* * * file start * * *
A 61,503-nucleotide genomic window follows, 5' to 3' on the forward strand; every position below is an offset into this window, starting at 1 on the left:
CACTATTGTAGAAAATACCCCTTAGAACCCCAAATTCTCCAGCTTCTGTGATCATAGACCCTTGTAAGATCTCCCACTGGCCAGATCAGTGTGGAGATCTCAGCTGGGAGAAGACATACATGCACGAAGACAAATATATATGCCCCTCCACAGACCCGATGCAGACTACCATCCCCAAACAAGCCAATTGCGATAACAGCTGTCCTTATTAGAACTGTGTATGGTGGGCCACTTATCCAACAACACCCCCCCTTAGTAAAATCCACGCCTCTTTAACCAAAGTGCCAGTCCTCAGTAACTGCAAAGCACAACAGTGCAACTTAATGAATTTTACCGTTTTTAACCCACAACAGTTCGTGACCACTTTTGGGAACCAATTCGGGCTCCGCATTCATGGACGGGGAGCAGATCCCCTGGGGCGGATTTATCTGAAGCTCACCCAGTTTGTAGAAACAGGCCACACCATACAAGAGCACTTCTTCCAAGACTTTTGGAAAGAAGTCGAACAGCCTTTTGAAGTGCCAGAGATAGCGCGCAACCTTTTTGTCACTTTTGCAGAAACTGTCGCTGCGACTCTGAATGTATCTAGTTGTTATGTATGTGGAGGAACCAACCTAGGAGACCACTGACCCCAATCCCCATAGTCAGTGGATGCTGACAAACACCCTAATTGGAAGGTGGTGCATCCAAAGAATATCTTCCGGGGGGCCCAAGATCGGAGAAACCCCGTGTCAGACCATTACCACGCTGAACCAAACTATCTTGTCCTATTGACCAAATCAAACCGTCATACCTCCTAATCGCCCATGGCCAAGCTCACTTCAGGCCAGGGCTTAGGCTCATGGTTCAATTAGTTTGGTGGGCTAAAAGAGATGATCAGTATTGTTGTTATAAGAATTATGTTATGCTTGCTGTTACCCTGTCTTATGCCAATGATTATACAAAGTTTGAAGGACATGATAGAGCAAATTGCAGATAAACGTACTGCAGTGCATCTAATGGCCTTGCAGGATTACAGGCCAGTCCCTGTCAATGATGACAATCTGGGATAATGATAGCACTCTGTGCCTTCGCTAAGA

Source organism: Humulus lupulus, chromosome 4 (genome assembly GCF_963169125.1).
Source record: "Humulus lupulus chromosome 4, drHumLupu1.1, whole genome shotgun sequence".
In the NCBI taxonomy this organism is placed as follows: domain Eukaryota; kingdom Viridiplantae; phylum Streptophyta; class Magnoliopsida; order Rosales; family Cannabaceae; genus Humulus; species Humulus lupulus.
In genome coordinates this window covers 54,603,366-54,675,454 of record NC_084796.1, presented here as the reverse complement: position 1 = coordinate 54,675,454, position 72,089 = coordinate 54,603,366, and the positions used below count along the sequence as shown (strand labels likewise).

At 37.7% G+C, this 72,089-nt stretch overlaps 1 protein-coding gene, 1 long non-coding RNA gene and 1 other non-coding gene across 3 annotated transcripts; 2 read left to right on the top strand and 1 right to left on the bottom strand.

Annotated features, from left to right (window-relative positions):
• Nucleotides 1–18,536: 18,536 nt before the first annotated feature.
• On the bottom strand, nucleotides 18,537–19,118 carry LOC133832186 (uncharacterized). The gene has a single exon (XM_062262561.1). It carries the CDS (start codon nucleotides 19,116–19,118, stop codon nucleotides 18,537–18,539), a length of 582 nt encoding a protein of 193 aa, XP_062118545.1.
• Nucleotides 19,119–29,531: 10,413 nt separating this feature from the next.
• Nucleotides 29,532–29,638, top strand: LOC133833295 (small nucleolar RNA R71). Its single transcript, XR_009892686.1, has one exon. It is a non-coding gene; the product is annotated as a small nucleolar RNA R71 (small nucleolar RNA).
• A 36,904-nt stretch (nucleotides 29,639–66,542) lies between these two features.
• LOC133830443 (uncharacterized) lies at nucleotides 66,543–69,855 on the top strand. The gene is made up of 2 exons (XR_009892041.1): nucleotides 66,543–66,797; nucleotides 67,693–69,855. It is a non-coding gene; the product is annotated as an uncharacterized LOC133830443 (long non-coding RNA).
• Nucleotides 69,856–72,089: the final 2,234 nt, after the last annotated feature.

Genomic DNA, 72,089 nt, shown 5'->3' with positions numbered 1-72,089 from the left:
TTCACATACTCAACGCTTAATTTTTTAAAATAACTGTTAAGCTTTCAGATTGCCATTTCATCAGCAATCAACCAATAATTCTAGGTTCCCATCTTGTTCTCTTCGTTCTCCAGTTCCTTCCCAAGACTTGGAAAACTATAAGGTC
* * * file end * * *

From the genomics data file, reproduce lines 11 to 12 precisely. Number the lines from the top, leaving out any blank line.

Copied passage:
• Nucleotides 19,119–29,531: 10,413 nt separating this feature from the next.
• Nucleotides 29,532–29,638, top strand: LOC133833295 (small nucleolar RNA R71). Its single transcript, XR_009892686.1, has one exon. It is a non-coding gene; the product is annotated as a small nucleolar RNA R71 (small nucleolar RNA).